New Ulcerative Colitis Medication from Pfizer on the Horizon – Tofacitinib

Adam iHaveUC guy

There is quite a bit of literature, and I’ll provide several links below this posting for you to investigate further, but the general idea on how this medication works is summed up in the quote below (copied page 6 of the actual Pfizer presentation that I was surprised to find online – feel free to read the full presentation  here).

 

Unlike biologics, which target extracellular molecules such as pro-inflammatory cytokines, tofacitinib targets the intracellular signaling pathways that operate as hubs in the inflammatory cytokine network

My own interpretation in simple English:  this new medication breaks up some of the body’s normal immune response chain of events.  And with this, the physical inflammation(or symptoms as UC’ers see them) may be reduced.

Many of you have been asking what is going on in the world of new ulcerative colitis medications, and here is one example that once/if approved, I’m pretty sure we will all hear more from other UC’ers and GI doctors.

More info about Tofacitinib (Xeljanz – (Brand Name):

The name of the medication is a bit hard to get the hang of pronouncing so let’s not worry about that right:)

(I’m waiting for a drug company to take a chance and just call their UC drug:  “The Buttfixer 5000”)

Here’s a little bit of background on this particular medication:

  • The medication was discovered by Pfizer scientists in Groton, Connecticut (according to their report I referenced above)
  • In November of 2012 the Food and Drug Administration (in the US) approved tofacitinib for the treatment of Rheumatoid Arthritis (another “auto-immune disease”)
  • Results from their recent UC related Trial are detailed in this Report:  “Randomized trial of tofacitinib in active ulcerative colitis: analysis of efficacy based on patient-reported outcomes” (which you can review here)
  • Wikipedia page regarding Tofacitinib – click here
  • Pfizer PDF showing (on page 6) the status of this medication as well as other IBD related medications: click here
  • It appears that Pfizer is moving in a very similar direction as many of their competitors with regards to trying to gain approval for this medication across a range of auto-immune diseases (arthritis, psoriasis, IBD…)

Online Publications about Tofacitnib:

  • Randomized trial of tofacitinib in active ulcerative colitis: analysis of efficacy based on patient-reported outcomes:  click here to read full study
  • Tofacitinib In Psoriatic Arthritis Subjects With Inadequate Response to TNF Inhibitors (currently as of Feb. 2015 Pfizer is in the middle of a clinical trial enrollment period for this same medication for treating another auto-immune disease- Psoriasis.  Details about this clinical trial – click here

If you’re interested in learning more about this medication, I would encourage you to do some reading on PubMed.(If you’re wanting to learn how to use the PubMed resource, start on the How to Use PubMed Page.  It’s really easy to use.  Once on PubMed, you can search the word: “Tofacitinib” and in a general search you can lookup:

Also, bring it up with western medication gastroenterologist doctors.  Alternative medication doctors/naturopaths are probably not going to be into something like this, but typical GI’s may be aware that this is on the horizon.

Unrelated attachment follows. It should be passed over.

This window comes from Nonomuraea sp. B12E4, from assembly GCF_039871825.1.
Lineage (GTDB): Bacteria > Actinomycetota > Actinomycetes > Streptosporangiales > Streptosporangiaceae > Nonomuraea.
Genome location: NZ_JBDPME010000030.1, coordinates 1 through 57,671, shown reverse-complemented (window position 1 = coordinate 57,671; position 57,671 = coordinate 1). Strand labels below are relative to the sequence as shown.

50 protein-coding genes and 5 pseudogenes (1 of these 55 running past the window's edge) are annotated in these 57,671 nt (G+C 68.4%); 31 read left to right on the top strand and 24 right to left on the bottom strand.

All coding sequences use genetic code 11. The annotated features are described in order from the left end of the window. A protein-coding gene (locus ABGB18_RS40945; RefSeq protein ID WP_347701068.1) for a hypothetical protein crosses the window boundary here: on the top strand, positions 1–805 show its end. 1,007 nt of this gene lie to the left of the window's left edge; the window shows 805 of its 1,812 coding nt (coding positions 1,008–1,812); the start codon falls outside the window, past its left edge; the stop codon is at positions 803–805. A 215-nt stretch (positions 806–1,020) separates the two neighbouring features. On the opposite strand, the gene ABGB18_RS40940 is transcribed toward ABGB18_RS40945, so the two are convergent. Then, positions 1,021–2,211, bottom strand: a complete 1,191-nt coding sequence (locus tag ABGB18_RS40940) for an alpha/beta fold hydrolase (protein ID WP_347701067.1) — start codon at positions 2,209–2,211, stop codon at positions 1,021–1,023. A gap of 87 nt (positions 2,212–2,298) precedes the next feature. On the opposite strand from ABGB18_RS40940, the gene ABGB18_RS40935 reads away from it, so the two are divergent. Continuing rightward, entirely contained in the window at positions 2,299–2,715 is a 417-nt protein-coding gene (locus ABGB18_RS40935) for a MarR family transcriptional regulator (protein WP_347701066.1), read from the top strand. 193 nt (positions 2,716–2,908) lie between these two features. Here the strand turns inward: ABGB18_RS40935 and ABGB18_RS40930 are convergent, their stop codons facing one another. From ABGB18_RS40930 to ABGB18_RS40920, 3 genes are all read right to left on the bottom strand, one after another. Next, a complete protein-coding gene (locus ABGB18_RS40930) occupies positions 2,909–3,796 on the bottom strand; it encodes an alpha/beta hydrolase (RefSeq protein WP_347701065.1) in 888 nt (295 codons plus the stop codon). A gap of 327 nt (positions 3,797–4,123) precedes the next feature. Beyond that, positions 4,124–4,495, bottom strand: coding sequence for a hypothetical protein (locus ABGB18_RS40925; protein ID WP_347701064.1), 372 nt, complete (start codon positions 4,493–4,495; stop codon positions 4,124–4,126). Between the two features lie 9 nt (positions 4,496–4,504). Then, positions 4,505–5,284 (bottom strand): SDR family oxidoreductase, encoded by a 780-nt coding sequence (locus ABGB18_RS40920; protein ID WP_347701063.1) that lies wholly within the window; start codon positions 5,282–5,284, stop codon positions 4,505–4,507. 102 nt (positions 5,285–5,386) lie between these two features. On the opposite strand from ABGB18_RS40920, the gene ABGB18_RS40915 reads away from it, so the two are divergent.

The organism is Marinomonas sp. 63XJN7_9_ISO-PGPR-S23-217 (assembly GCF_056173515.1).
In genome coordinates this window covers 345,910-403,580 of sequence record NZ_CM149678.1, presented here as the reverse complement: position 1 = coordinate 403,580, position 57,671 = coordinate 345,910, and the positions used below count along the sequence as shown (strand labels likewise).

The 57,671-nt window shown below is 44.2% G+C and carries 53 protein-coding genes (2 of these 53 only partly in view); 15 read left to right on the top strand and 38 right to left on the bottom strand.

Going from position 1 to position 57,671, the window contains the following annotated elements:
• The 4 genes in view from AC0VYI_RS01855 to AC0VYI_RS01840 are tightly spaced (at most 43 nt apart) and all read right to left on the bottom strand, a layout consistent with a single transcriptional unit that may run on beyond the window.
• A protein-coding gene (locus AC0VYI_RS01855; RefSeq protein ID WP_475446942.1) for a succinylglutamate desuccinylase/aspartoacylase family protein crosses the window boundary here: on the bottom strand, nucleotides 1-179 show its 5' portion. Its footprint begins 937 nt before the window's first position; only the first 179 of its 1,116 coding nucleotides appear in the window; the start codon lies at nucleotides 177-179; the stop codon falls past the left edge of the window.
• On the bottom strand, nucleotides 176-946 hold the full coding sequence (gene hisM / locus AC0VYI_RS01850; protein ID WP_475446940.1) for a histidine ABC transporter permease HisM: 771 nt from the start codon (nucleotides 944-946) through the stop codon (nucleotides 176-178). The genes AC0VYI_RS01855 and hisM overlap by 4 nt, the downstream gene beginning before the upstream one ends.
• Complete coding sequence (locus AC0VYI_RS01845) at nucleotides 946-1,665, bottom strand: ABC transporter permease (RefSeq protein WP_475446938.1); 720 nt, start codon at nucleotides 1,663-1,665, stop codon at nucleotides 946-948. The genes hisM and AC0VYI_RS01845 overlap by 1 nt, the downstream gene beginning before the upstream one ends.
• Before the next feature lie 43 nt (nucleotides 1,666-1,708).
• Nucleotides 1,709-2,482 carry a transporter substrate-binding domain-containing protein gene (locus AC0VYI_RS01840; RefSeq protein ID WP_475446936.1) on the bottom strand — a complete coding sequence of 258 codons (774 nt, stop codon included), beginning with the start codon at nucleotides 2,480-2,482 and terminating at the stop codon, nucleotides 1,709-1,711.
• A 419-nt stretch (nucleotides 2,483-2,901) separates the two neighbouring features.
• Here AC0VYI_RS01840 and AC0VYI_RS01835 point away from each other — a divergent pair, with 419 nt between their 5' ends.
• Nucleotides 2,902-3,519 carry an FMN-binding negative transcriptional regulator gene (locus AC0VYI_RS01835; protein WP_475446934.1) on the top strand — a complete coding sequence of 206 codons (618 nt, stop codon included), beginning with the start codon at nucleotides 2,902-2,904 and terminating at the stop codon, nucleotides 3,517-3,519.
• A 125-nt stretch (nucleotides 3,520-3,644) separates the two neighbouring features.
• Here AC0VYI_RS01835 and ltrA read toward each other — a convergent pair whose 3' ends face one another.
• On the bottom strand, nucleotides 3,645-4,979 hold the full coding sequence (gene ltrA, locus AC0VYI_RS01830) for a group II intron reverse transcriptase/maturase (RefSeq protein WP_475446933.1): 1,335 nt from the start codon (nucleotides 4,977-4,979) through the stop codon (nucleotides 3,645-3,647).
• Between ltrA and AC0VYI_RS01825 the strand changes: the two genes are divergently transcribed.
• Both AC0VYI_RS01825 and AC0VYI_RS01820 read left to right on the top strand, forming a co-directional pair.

As more news comes in about this medication in terms of the FDA approval process, we’ll stay on-top of it and get it posted to the newsletter group.

OK, what do you think…

Tofacitnib and Xeljanz are pretty lame names if you asked me…

What would YOU call this medication if you were the official Pfizer UC Medication Namer person?

 

Adam Scheuer






23 thoughts on “New Ulcerative Colitis Medication from Pfizer on the Horizon – Tofacitinib”

  1. Mmmm…another new med…

    What does this tell us, do you think?

    Think about it.

    Thank you Adam for always keeping us in the know and looking out for us.

  2. Hi Adam,

    As always, thank you for being on the forefront and caring enough to let the blog know.

    I am curious to know if any of the UC’ers have tried it and if so, by itself or with methotrexate/any other medication or natural cure. Also, is this also yet another medicine that cannot be stopped once started (meaning, it won’t be effective once stopped) or if it can be had only when needed?

    Regards,
    Suresh

  3. We hear all the time that new meds are in the works, so it’s nice to finally see some results. Thanks, Adam, for sharing this. It’s also nice to see that in this particular study patient quality of life was taken into consideration. This is the first study I’ve seen to emphasize that and, hopefully, will be observed in future studies. They note that this was a short-term study, but the results are significant, and it will be interesting to see what the long-term studies observe.

  4. I’m currently on this medication through a clinical trial in the UK. After jumping through a series of metaphorical hoops, and lots of waiting around, I’ve finally got to the real meds and what a difference they are making. I went from having over 60cm of very active disease to 2cm of moderate disease in 8 weeks. My symptoms went from not being able to leave the house, to almost symptom free in 3 DAYS. I cannot say enough about how life changine this medicine has been for me. From my understanding, you have to have quite a strict criteria of symptoms / failed steroid and azathioprine use to be considered for it (in the UK anyway). If you can get on the trial, do it!